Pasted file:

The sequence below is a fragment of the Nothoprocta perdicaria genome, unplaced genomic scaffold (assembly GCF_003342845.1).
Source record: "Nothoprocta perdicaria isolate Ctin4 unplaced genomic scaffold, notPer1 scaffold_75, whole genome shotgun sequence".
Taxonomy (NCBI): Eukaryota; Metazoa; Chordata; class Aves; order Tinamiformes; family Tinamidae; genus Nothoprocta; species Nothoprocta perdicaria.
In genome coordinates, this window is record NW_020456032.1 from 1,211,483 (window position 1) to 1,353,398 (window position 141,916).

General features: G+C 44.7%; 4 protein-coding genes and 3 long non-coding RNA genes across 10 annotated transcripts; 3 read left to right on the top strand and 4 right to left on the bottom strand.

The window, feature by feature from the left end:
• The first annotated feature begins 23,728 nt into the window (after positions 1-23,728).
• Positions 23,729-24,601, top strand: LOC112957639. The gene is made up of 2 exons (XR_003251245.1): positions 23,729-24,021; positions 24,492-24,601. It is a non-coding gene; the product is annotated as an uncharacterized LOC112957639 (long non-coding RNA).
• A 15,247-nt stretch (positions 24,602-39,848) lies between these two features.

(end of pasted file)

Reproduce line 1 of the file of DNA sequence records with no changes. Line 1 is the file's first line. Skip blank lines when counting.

The sequence below is a fragment of the Nothoprocta perdicaria genome, unplaced genomic scaffold (assembly GCF_003342845.1).